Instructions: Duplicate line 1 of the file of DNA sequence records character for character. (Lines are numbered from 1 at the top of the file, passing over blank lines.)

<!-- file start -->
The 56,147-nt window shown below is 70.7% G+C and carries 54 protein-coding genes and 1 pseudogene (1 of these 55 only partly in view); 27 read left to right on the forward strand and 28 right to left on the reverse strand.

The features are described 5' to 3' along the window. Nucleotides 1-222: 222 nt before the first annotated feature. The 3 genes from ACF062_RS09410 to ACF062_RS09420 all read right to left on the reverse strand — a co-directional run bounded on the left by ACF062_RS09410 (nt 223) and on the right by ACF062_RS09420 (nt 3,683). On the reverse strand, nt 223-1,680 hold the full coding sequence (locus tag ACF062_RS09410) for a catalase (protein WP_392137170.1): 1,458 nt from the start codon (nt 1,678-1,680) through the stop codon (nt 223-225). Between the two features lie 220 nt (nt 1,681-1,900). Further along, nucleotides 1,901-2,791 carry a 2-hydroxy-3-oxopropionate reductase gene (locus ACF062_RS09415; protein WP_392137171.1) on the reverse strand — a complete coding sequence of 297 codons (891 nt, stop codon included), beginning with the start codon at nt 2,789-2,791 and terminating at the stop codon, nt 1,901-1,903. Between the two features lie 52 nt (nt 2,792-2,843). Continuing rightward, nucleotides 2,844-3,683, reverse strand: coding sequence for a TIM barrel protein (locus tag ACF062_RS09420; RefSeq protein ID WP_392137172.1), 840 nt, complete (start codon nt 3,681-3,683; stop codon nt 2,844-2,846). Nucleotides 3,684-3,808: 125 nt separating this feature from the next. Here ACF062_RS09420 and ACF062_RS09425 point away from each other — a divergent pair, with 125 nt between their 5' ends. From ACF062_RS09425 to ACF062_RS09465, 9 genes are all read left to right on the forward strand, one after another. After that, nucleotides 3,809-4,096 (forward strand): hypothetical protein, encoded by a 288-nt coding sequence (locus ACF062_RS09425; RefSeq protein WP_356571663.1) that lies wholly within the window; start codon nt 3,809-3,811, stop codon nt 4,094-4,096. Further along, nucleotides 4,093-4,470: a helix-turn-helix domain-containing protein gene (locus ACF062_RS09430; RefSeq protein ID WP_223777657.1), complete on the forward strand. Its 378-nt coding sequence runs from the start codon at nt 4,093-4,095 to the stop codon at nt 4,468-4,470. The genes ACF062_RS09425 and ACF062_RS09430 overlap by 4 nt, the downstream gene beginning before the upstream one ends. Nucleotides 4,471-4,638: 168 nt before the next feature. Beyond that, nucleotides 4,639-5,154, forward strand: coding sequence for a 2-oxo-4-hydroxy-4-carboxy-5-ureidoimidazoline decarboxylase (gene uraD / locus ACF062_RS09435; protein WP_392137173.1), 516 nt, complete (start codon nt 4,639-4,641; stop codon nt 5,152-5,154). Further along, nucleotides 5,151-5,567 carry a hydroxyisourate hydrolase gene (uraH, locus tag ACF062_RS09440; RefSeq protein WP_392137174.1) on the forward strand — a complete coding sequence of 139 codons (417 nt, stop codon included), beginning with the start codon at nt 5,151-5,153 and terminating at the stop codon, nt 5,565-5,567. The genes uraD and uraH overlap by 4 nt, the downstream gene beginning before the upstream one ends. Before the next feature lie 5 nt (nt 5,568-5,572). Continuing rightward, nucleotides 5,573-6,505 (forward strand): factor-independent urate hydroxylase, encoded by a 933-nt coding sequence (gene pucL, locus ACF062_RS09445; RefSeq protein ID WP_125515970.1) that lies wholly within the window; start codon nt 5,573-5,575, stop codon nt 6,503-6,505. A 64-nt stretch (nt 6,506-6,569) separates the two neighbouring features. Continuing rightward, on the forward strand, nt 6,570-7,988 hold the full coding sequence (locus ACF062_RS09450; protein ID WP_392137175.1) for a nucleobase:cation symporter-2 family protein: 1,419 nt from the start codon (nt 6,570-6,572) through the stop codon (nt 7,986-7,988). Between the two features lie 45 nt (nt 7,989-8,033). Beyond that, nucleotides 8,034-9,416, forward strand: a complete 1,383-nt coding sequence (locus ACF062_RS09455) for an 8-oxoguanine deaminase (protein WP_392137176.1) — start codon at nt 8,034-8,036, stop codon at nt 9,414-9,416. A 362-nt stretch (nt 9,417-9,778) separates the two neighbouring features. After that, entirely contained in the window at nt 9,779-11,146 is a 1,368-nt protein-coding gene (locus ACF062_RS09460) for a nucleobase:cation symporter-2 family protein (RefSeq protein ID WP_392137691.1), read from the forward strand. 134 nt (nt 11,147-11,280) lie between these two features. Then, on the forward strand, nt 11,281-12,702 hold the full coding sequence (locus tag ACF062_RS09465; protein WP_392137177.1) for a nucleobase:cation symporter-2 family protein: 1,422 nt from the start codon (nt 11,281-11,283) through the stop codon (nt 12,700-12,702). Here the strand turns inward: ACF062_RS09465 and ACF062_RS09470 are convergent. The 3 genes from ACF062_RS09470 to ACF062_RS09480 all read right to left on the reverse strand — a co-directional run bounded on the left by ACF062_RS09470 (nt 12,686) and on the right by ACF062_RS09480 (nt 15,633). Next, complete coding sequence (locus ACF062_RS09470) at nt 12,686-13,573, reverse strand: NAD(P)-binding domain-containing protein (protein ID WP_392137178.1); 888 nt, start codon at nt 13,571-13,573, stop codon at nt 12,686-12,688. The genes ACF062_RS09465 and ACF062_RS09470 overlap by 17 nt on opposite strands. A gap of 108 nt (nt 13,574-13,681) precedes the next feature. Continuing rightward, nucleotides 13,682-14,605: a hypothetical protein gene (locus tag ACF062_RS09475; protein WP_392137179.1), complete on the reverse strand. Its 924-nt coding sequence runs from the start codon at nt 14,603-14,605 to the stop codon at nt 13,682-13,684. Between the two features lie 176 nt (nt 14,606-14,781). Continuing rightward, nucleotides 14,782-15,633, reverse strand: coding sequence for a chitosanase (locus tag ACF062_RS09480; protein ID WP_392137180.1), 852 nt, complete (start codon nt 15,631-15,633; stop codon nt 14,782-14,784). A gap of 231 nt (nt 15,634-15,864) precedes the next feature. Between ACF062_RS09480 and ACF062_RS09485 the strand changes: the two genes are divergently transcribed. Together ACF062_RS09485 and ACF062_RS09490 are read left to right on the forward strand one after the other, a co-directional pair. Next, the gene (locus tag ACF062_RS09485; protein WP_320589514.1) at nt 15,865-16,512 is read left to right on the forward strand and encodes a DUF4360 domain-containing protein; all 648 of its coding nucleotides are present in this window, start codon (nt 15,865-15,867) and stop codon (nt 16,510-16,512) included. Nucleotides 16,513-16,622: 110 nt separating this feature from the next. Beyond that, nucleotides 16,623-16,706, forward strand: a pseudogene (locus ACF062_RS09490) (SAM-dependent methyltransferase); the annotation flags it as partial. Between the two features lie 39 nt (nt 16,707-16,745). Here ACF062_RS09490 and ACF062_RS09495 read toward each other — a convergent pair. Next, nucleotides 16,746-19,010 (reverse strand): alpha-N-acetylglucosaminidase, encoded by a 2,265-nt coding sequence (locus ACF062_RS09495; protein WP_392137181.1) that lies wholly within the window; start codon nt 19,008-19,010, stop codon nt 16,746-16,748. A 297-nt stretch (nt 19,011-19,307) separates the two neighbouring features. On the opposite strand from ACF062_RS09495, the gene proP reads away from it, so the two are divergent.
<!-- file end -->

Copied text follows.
The 56,147-nt window shown below is 70.7% G+C and carries 54 protein-coding genes and 1 pseudogene (1 of these 55 only partly in view); 27 read left to right on the forward strand and 28 right to left on the reverse strand.